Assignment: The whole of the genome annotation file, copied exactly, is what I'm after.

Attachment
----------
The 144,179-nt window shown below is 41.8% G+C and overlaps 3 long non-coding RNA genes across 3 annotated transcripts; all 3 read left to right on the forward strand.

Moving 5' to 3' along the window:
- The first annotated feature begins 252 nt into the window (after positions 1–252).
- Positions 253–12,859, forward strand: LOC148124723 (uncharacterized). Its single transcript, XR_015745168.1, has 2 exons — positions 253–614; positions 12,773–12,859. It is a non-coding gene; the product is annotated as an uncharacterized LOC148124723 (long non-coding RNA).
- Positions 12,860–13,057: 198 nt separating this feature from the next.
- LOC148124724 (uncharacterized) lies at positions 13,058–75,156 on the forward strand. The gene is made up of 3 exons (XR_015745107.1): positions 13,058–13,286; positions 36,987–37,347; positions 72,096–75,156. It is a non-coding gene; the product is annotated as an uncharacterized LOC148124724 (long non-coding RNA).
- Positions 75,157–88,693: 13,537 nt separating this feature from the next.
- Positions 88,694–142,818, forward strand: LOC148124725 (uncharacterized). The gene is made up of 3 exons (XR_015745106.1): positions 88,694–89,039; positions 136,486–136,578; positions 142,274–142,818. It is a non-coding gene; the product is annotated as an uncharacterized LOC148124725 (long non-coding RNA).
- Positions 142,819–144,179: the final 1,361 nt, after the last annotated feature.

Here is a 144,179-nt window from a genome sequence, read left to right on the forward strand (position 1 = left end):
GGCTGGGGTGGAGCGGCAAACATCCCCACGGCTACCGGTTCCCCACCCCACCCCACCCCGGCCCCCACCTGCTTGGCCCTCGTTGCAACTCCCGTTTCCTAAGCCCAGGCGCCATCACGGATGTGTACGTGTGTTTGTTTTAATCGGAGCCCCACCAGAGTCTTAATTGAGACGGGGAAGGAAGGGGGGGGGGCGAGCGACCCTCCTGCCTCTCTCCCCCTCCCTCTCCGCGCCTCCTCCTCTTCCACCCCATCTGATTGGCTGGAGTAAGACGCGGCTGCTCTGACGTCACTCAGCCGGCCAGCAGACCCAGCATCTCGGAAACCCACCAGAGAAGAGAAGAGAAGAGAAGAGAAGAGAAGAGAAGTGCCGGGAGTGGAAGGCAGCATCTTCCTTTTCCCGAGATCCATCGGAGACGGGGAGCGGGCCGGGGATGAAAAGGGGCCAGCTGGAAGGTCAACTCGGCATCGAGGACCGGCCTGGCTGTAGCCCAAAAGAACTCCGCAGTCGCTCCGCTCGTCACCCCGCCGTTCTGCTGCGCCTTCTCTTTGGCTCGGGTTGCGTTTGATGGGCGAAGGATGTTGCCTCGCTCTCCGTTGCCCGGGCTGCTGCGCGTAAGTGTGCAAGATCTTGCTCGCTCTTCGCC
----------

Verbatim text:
The 144,179-nt window shown below is 41.8% G+C and overlaps 3 long non-coding RNA genes across 3 annotated transcripts; all 3 read left to right on the forward strand.

Moving 5' to 3' along the window:
- The first annotated feature begins 252 nt into the window (after positions 1–252).
- Positions 253–12,859, forward strand: LOC148124723 (uncharacterized). Its single transcript, XR_015745168.1, has 2 exons — positions 253–614; positions 12,773–12,859. It is a non-coding gene; the product is annotated as an uncharacterized LOC148124723 (long non-coding RNA).
- Positions 12,860–13,057: 198 nt separating this feature from the next.
- LOC148124724 (uncharacterized) lies at positions 13,058–75,156 on the forward strand. The gene is made up of 3 exons (XR_015745107.1): positions 13,058–13,286; positions 36,987–37,347; positions 72,096–75,156. It is a non-coding gene; the product is annotated as an uncharacterized LOC148124724 (long non-coding RNA).
- Positions 75,157–88,693: 13,537 nt separating this feature from the next.
- Positions 88,694–142,818, forward strand: LOC148124725 (uncharacterized). The gene is made up of 3 exons (XR_015745106.1): positions 88,694–89,039; positions 136,486–136,578; positions 142,274–142,818. It is a non-coding gene; the product is annotated as an uncharacterized LOC148124725 (long non-coding RNA).
- Positions 142,819–144,179: the final 1,361 nt, after the last annotated feature.

Here is a 144,179-nt window from a genome sequence, read left to right on the forward strand (position 1 = left end):
GGCTGGGGTGGAGCGGCAAACATCCCCACGGCTACCGGTTCCCCACCCCACCCCACCCCGGCCCCCACCTGCTTGGCCCTCGTTGCAACTCCCGTTTCCTAAGCCCAGGCGCCATCACGGATGTGTACGTGTGTTTGTTTTAATCGGAGCCCCACCAGAGTCTTAATTGAGACGGGGAAGGAAGGGGGGGGGGCGAGCGACCCTCCTGCCTCTCTCCCCCTCCCTCTCCGCGCCTCCTCCTCTTCCACCCCATCTGATTGGCTGGAGTAAGACGCGGCTGCTCTGACGTCACTCAGCCGGCCAGCAGACCCAGCATCTCGGAAACCCACCAGAGAAGAGAAGAGAAGAGAAGAGAAGAGAAGAGAAGTGCCGGGAGTGGAAGGCAGCATCTTCCTTTTCCCGAGATCCATCGGAGACGGGGAGCGGGCCGGGGATGAAAAGGGGCCAGCTGGAAGGTCAACTCGGCATCGAGGACCGGCCTGGCTGTAGCCCAAAAGAACTCCGCAGTCGCTCCGCTCGTCACCCCGCCGTTCTGCTGCGCCTTCTCTTTGGCTCGGGTTGCGTTTGATGGGCGAAGGATGTTGCCTCGCTCTCCGTTGCCCGGGCTGCTGCGCGTAAGTGTGCAAGATCTTGCTCGCTCTTCGCC